In the Super Smash Bros. series, Mr. Game and Watch uses a chair for his forward tilt attack. He doesn't so much swing it as hold it out in front of himself like a shield, but it'll still send anyone who touches it flying.
DLC character Beowulf of Skullgirls is a wrestler who wields a chair by the name of "The Hurting", a reference to his namesake's sword Hrunting. Yeah, that's right: his chair is so respected and famous that it has its own name.
Such a fight happens in Girl Genius, during the regularly scheduled bar brawl at the Jager tavern. To keep things friendly, there's a "No weapons" policy, but:
[Higgs hits a Jagermonster with a chair. Zeetha stares at him.] Higgs: ...what? Zeetha: You just said: "No weapons." Higgs: That wasn't a weapon, that was a chair.
Which leads to:
Jagermonster: Ow! Zeetha:Ha! That's not a weapon, that's a chair! [...] Jagermonster: Aie! Zeetha:Tankard! Not a weapon! [...] Jagermonster:Urg! Zeetha:That's not a weapon! That's a table!
The main protagonist in Great from KiwisByBeat uses a bar stool like a lethal weapon. He used it once when drunk in self-defense and managed to take out tens of gang ridden streets with it.
Inverted in The Boondocks where throwing chair is believed to be the actual cause of the brawl in the first place. It doesn't even need to hit anybody, throwing a chair into a crowd just spontaneously start a riot.
Though Riley brandishes a footstool against Huey on one occasion.
When The Simpsons took a vacation in Japan, Bart & Homer went to a sumo wrestling event; Homer ended up in the ring, Bart got the tag, and hit the sumo wrestler with a folding chair. The crowd booed them.
Anyone who has been involved in a bar fight knows that one's trusty seat is a useful tool to kick some serious ass.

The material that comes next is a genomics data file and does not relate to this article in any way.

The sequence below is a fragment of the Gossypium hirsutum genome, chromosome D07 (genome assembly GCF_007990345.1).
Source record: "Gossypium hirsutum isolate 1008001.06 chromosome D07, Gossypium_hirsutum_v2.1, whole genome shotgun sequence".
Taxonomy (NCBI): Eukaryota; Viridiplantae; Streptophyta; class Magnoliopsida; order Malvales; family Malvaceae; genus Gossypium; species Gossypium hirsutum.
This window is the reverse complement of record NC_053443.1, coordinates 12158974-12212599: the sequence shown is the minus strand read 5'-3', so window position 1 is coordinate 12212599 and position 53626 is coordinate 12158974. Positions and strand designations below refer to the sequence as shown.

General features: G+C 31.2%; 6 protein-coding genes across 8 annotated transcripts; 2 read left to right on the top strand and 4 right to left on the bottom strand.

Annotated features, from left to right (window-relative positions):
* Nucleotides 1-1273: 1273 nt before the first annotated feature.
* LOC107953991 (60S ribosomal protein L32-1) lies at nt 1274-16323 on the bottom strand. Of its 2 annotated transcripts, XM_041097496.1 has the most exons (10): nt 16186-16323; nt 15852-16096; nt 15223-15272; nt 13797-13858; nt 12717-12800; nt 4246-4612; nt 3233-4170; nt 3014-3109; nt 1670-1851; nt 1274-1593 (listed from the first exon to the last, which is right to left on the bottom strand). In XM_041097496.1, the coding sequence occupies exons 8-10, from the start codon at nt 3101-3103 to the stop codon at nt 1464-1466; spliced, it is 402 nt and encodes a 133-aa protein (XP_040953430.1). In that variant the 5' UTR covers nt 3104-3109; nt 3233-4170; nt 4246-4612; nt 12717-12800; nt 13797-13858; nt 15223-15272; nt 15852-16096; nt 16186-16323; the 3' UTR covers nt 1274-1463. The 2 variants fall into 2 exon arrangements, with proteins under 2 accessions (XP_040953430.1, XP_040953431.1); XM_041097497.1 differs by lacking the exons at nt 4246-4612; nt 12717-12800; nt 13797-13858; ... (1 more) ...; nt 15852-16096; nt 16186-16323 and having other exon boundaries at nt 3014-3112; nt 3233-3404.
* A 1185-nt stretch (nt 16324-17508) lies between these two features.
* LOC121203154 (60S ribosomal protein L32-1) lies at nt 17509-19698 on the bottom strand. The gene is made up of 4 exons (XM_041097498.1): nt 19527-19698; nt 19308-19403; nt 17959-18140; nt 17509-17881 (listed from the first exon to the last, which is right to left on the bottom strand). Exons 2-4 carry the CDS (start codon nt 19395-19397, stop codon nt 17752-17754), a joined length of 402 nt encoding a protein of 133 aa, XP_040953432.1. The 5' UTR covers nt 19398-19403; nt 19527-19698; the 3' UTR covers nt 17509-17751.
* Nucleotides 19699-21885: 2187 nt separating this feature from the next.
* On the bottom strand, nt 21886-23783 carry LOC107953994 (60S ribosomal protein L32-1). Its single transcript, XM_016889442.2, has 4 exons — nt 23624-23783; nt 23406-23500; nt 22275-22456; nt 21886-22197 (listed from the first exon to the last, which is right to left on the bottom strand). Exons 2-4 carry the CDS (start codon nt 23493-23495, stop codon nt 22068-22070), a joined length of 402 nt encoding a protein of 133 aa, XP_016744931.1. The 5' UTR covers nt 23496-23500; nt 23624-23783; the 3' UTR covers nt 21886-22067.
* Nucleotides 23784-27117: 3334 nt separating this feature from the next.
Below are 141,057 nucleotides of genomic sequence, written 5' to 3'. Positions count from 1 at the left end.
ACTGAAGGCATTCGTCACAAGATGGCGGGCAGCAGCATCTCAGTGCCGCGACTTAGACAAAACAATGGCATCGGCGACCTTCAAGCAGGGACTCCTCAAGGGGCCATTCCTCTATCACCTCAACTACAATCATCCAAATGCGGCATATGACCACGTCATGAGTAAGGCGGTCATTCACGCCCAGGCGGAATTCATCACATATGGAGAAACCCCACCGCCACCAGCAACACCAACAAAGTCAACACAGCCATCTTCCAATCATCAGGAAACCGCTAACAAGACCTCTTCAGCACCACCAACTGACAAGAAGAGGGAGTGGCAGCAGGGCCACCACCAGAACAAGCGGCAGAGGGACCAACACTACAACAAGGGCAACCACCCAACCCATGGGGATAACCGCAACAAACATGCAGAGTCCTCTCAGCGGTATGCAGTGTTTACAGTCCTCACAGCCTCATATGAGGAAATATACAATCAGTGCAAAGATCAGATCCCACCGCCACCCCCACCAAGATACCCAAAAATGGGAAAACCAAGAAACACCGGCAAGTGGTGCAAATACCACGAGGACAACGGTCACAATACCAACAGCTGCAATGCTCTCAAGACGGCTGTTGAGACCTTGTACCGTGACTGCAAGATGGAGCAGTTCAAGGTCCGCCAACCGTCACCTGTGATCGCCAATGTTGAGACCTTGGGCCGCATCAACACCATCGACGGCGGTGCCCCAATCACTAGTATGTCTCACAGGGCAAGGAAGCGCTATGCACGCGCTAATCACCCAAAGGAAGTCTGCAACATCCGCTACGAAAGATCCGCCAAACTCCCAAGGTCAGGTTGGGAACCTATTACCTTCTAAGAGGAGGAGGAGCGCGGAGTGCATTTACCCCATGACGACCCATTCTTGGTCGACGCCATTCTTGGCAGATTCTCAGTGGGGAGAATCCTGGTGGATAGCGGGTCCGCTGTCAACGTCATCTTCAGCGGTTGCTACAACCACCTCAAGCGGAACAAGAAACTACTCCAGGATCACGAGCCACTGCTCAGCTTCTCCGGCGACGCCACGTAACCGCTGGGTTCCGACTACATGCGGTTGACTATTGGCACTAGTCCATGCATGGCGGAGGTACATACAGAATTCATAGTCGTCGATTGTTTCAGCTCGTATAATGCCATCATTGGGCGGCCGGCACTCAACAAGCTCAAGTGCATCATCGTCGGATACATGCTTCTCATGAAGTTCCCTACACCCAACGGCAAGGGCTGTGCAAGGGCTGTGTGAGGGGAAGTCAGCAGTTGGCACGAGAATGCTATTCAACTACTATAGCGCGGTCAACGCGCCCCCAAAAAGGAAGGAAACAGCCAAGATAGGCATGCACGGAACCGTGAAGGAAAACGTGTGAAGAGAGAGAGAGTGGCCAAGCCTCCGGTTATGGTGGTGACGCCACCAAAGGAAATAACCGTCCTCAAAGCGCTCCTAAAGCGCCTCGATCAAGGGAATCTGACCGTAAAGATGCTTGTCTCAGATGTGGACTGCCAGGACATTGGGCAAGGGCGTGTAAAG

There is actually a Chinese martial art based around using benches to fight your way out of taverns. Considering that 99% of all taverns/gambling den/restaurants at that time had big heavy pieces of sitting furniture readily available under...under hand, this is less of an out-from-under-the-ass-pull than pure genre savviness. Check out the demonstrations here:
The December 2011 Mall of America brawl involved quite a few thrown chairs.
"One night, while the customary pandemonium was crashing and thundering along at its best, a fight broke out. It was a surging, struggling, shoulder-to-shoulder scramble. A great many blows were struck. Twice [Pan-German party leader and racist Georg, Ritter von] Schonerer lifted one of the heavy ministerial fauteuils—some say with one hand—and threatened members of the Majority with it, but it was wrenched away from him; a member hammered [German Radical party leader and racist Karl Hermann] Wolf over the head with the President's bell, and another member choked him; a professor was flung down and belabored with fists and choked; he held up an open penknife as a defense against the blows; it was snatched from him and flung to a distance; it hit a peaceful Christian Socialist who wasn't doing anything, and brought blood from his hand."
Self-proclaimed King of the Youtube Walkthrough TheRadBrad has done this in ANY game whenever he finds something akin a a chair.
[Finds a chair during a game] The Rad Brad: FUCK YOU, CHAIR!... YEEEAAAHH...!
He even has Professional Chair Thrower in his Channel Description.